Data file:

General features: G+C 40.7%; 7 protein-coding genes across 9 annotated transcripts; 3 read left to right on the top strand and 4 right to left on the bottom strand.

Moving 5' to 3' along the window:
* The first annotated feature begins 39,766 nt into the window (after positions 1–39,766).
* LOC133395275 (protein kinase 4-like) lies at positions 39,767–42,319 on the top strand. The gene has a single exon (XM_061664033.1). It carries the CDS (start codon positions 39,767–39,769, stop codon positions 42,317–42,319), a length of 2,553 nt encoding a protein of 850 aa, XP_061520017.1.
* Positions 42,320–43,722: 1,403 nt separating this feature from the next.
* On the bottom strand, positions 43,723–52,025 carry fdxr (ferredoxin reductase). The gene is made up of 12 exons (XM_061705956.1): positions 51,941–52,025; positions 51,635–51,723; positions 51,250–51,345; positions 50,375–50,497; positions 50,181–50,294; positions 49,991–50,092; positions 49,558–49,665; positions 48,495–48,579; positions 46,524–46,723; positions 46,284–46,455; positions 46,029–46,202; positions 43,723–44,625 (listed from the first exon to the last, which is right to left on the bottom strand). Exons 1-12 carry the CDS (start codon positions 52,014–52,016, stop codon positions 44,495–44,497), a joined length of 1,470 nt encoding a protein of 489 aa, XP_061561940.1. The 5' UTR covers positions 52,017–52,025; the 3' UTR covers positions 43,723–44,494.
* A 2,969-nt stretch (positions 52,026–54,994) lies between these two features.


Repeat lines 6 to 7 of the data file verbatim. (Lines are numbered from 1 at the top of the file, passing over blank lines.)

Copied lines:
* On the bottom strand, positions 43,723–52,025 carry fdxr (ferredoxin reductase). The gene is made up of 12 exons (XM_061705956.1): positions 51,941–52,025; positions 51,635–51,723; positions 51,250–51,345; positions 50,375–50,497; positions 50,181–50,294; positions 49,991–50,092; positions 49,558–49,665; positions 48,495–48,579; positions 46,524–46,723; positions 46,284–46,455; positions 46,029–46,202; positions 43,723–44,625 (listed from the first exon to the last, which is right to left on the bottom strand). Exons 1-12 carry the CDS (start codon positions 52,014–52,016, stop codon positions 44,495–44,497), a joined length of 1,470 nt encoding a protein of 489 aa, XP_061561940.1. The 5' UTR covers positions 52,017–52,025; the 3' UTR covers positions 43,723–44,494.
* A 2,969-nt stretch (positions 52,026–54,994) lies between these two features.